Howard County residents who want to discuss affirmative action programs, low-income housing and multicultural education programs can attend a forum tonight sponsored by the African American Coalition of Howard County.
"We want to do consciousness-raising with both the community and the [County] Council as to what issues are important to us, what their positions are and seek to get their commitment to address these issues," said the Rev. Robert A. F. Turner, pastor of St. John the Evangelist Baptist Church in Columbia and coalition chairman.
The 50-member coalition was founded last summer by Mr. Turner and other activists concerned about economic and social issues affecting Howard County residents.
Tonight's forum is expected to draw nearly 100 people, including members of black sororities, fraternities and service HTC organizations. The event starts at 7:30 p.m. at the county office building.
Five coalition members will offer presentations on education, low- and moderate-income housing for county families, minority businesses, the Columbia incorporation movement, and county government affirmative action programs.
County Council members and audience members will have a chance to discuss the issues with the coalition members.
"We're not just interested in issues affecting the African-American community," Mr. Turner said. "If these issues are addressed, Howard County will be a better county."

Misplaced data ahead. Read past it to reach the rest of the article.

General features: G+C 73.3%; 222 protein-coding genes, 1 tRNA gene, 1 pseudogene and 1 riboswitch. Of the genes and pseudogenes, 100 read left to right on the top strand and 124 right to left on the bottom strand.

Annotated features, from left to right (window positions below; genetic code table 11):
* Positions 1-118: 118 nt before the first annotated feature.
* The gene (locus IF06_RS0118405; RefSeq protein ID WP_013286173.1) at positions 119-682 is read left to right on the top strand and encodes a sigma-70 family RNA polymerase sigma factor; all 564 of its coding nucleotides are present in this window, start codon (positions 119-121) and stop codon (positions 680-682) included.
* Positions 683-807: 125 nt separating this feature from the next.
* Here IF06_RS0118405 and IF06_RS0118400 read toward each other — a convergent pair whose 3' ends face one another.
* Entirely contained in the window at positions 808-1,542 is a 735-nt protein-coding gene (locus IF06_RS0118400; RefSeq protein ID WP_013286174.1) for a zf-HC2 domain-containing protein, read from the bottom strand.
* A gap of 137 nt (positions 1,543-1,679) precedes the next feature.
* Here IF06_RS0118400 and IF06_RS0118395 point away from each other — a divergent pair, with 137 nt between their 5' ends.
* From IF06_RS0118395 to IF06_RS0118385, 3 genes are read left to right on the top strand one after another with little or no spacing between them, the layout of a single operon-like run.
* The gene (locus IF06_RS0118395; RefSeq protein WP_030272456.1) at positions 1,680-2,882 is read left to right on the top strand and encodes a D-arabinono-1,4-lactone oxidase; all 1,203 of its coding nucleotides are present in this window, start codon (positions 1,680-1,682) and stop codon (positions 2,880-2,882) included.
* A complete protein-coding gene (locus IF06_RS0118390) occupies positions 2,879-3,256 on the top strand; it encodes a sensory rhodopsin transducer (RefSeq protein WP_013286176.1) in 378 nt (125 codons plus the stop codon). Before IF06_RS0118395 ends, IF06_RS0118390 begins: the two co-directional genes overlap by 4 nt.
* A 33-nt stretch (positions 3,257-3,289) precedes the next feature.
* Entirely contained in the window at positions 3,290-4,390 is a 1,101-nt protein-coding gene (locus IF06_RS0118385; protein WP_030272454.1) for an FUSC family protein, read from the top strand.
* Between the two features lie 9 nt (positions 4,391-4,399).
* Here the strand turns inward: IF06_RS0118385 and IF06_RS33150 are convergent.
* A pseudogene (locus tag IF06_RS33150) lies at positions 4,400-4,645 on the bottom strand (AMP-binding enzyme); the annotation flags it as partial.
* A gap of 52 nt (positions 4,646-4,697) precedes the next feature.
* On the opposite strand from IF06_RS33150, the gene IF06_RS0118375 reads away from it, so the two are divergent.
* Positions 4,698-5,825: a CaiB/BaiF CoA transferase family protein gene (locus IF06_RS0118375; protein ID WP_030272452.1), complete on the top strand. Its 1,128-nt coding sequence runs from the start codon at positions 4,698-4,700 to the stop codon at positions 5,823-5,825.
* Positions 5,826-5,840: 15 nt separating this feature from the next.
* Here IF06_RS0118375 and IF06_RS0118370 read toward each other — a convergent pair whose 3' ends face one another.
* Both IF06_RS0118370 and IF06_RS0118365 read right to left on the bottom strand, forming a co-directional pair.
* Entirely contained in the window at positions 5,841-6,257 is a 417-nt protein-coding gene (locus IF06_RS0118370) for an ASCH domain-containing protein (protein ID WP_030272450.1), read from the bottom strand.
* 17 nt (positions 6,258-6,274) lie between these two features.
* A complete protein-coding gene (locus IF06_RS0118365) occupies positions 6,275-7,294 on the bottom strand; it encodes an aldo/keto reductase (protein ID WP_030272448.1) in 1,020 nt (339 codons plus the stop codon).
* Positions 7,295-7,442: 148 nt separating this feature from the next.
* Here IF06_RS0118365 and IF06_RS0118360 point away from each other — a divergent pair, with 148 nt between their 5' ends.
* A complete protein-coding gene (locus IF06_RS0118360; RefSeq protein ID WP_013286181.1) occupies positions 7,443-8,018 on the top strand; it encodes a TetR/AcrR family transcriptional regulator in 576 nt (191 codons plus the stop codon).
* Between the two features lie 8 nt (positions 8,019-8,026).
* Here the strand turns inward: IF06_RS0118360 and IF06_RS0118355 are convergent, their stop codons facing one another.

County Councilman C. Vernon Gray agreed.
"People should come because it's important knowing what the County Council is doing," said the District 2 Democrat. "The council makes decisions that affect everybody regardless of what district they live in."
"Holding the forum face-to-face lets [the County Council] know we're a serious constituency out there," said Pearl Atkinson-Stewart, the coalition's program coordinator. "We are there, and we're a group who will be speaking out on these issues."
The coalition wants to see more minorities in top-level county government positions. "I don't believe there's a sufficient number of minorities at the top level of management," Ms. Atkinson-Stewart said.
County Councilman Darrel Drown, who represents District 1, said that while he wants to see more people of color employed in county government, he objects to affirmative action programs that use quotas to achieve racial parity.
"We need to be moving toward a colorblind society," Mr. Drown said. "It's more advantageous for everybody."
He added: "If you have quotas . . . that creates all kinds of dissension. We need to start staying away from that stuff. It creates lots of animosity and lots of problems."
On housing, the coalition worries that rising costs prevent many low- and moderate-income people from living in the county.
"It's a real growing concern," Ms. Atkinson-Stewart said. "I know people who work here and really would like to live here but can't afford to."
The group also is concerned about efforts to incorporate Columbia, a 28-year-old planned community governed by the nonprofit Columbia Association, essentially a large, homeowner association.
The coalition worries that incorporation would increase property values, making homeownership even more expensive.
The coalition also seeks continued financial support for ethnic education, such as the Black Student Achievement Program, designed to help black students improve test scores and grades. The program has been criticized for restricting its services to black students.